Don Quixote ( /ˌdɒn kiːˈhoʊtiː/; ), fully titled The Ingenious Gentleman Don Quixote of La Mancha (Spanish: El ingenioso hidalgo don Quijote de la Mancha), is a novel written by Miguel de Cervantes. The novel follows the adventures of Alonso Quijano, a hidalgo who reads so many chivalric novels, that he decides to set out to revive chivalry under the name of Don Quixote. He recruits a simple farmer, Sancho Panza, as his squire, who frequently deals with Don Quixote's rhetorical orations on antiquated knighthood with a unique, earthy wit. He is met by the world as it is, initiating themes like intertextuality, realism, metatheatre and literary representation.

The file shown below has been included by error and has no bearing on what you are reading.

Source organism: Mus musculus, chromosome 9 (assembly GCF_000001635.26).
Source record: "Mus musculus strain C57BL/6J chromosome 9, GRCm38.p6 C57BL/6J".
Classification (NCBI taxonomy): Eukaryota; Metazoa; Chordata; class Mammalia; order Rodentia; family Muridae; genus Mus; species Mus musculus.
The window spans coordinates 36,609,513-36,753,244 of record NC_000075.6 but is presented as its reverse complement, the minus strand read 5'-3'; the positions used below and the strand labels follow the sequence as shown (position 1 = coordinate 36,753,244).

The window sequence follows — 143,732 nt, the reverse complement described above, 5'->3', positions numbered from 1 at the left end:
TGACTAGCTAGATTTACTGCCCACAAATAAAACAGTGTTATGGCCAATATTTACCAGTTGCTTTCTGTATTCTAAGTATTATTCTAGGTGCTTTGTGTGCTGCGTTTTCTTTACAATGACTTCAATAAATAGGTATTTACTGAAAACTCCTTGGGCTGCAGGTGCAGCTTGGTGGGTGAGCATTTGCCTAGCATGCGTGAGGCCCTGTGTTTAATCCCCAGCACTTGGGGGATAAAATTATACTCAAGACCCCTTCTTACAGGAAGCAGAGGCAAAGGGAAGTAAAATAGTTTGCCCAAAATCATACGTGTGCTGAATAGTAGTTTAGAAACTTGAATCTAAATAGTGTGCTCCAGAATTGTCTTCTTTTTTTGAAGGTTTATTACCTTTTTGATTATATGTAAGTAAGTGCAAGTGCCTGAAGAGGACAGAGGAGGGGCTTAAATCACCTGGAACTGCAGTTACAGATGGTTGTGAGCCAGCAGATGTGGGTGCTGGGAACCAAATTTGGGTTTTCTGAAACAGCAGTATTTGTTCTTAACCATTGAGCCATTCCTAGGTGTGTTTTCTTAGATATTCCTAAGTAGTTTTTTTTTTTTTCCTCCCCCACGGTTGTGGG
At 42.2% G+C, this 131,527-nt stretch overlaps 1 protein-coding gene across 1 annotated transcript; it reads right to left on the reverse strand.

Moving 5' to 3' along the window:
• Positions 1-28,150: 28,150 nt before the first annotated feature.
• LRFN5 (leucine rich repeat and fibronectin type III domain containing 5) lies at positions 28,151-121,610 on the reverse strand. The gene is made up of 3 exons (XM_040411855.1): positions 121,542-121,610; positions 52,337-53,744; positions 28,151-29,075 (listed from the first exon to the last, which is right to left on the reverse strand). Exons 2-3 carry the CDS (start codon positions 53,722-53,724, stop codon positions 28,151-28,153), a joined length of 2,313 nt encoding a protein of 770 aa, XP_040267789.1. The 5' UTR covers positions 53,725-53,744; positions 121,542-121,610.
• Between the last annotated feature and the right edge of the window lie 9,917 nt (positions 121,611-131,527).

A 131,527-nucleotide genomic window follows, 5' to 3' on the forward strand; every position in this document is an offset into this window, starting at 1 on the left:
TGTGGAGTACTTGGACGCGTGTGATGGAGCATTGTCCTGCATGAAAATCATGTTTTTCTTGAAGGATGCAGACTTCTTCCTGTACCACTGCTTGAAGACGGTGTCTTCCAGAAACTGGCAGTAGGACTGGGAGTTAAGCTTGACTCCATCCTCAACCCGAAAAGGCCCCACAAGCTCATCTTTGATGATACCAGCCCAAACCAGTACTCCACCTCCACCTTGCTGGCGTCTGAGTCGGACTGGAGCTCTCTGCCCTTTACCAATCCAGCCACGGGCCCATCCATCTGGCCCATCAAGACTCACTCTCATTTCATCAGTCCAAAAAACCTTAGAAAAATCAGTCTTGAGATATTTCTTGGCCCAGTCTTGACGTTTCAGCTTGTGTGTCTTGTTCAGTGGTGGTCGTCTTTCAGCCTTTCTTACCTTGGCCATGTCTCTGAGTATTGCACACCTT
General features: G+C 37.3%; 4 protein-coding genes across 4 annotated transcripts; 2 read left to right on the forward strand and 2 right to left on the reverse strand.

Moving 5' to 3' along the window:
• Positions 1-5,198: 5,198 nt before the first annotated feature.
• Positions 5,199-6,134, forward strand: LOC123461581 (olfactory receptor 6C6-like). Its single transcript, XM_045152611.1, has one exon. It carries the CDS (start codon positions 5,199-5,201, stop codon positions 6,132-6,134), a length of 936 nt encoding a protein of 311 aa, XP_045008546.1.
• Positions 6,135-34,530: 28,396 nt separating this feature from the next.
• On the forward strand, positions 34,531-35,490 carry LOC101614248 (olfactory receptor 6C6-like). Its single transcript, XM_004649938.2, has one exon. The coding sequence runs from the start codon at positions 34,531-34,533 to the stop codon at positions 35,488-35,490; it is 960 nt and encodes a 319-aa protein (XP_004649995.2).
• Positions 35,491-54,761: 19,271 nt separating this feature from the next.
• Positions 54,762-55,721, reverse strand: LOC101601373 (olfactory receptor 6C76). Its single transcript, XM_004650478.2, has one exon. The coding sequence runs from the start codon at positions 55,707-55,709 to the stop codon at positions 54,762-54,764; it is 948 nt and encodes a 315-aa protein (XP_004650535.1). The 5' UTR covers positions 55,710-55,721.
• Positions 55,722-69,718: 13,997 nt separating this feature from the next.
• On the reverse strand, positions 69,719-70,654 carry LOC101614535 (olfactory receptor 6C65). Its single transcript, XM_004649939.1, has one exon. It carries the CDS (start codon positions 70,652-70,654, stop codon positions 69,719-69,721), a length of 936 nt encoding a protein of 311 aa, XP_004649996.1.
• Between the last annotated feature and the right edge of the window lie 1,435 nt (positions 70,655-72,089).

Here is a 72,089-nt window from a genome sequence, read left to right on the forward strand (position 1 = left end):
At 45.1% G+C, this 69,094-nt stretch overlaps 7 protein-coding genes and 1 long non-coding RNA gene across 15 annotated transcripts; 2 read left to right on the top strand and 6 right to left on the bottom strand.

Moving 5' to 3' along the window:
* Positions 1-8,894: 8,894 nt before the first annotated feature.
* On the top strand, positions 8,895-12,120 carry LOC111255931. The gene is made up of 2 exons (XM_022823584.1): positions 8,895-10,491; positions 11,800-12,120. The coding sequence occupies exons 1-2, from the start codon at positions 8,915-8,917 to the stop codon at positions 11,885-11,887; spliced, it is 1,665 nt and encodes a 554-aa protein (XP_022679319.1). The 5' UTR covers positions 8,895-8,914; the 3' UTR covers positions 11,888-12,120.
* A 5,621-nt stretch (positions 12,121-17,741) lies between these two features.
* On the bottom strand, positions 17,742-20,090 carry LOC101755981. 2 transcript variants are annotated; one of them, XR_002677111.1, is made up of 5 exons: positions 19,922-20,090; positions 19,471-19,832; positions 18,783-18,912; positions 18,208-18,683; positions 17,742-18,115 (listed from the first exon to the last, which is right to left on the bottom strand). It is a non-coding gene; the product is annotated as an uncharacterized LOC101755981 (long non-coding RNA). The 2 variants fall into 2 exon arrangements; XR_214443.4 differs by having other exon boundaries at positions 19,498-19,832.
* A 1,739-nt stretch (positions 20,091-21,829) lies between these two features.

Published in two volumes a decade apart, in 1605 and 1615, Don Quixote is considered the most influential work of literature from the Spanish Golden Age and the entire Spanish literary canon. As a founding work of modern Western literature, and one of the earliest canonical novels, it regularly appears high on lists of the greatest works of fiction ever published. In a 2002 list, Don Quixote was cited as the "best literary work ever written".